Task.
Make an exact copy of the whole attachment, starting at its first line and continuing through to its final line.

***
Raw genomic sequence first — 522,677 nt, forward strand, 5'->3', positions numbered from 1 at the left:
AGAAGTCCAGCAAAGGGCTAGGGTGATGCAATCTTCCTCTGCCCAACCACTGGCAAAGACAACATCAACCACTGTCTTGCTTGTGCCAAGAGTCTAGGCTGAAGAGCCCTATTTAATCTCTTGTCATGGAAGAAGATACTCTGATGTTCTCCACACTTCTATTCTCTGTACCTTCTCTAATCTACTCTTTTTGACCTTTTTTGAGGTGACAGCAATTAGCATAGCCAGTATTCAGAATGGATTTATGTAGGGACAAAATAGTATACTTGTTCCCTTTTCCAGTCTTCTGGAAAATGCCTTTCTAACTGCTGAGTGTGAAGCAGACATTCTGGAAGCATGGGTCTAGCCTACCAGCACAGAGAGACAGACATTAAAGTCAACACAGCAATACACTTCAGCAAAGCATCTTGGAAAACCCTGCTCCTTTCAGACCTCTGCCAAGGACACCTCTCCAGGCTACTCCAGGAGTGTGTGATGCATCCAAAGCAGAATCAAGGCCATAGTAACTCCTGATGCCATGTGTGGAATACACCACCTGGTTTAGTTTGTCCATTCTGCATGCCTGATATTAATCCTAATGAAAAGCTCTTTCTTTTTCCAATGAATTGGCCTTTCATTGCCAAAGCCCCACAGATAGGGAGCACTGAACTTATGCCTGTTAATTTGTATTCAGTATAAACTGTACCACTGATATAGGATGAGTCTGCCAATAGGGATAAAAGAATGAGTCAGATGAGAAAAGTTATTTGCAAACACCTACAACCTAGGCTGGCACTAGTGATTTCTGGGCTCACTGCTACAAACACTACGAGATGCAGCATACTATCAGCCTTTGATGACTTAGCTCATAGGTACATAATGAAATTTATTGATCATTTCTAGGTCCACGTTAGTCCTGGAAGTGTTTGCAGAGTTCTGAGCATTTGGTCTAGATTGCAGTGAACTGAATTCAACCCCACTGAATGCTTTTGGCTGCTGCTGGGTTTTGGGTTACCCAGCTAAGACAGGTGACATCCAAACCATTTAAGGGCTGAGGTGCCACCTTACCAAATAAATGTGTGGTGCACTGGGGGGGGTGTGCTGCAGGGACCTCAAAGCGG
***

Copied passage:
Raw genomic sequence first — 522,677 nt, forward strand, 5'->3', positions numbered from 1 at the left:
AGAAGTCCAGCAAAGGGCTAGGGTGATGCAATCTTCCTCTGCCCAACCACTGGCAAAGACAACATCAACCACTGTCTTGCTTGTGCCAAGAGTCTAGGCTGAAGAGCCCTATTTAATCTCTTGTCATGGAAGAAGATACTCTGATGTTCTCCACACTTCTATTCTCTGTACCTTCTCTAATCTACTCTTTTTGACCTTTTTTGAGGTGACAGCAATTAGCATAGCCAGTATTCAGAATGGATTTATGTAGGGACAAAATAGTATACTTGTTCCCTTTTCCAGTCTTCTGGAAAATGCCTTTCTAACTGCTGAGTGTGAAGCAGACATTCTGGAAGCATGGGTCTAGCCTACCAGCACAGAGAGACAGACATTAAAGTCAACACAGCAATACACTTCAGCAAAGCATCTTGGAAAACCCTGCTCCTTTCAGACCTCTGCCAAGGACACCTCTCCAGGCTACTCCAGGAGTGTGTGATGCATCCAAAGCAGAATCAAGGCCATAGTAACTCCTGATGCCATGTGTGGAATACACCACCTGGTTTAGTTTGTCCATTCTGCATGCCTGATATTAATCCTAATGAAAAGCTCTTTCTTTTTCCAATGAATTGGCCTTTCATTGCCAAAGCCCCACAGATAGGGAGCACTGAACTTATGCCTGTTAATTTGTATTCAGTATAAACTGTACCACTGATATAGGATGAGTCTGCCAATAGGGATAAAAGAATGAGTCAGATGAGAAAAGTTATTTGCAAACACCTACAACCTAGGCTGGCACTAGTGATTTCTGGGCTCACTGCTACAAACACTACGAGATGCAGCATACTATCAGCCTTTGATGACTTAGCTCATAGGTACATAATGAAATTTATTGATCATTTCTAGGTCCACGTTAGTCCTGGAAGTGTTTGCAGAGTTCTGAGCATTTGGTCTAGATTGCAGTGAACTGAATTCAACCCCACTGAATGCTTTTGGCTGCTGCTGGGTTTTGGGTTACCCAGCTAAGACAGGTGACATCCAAACCATTTAAGGGCTGAGGTGCCACCTTACCAAATAAATGTGTGGTGCACTGGGGGGGGTGTGCTGCAGGGACCTCAAAGCGG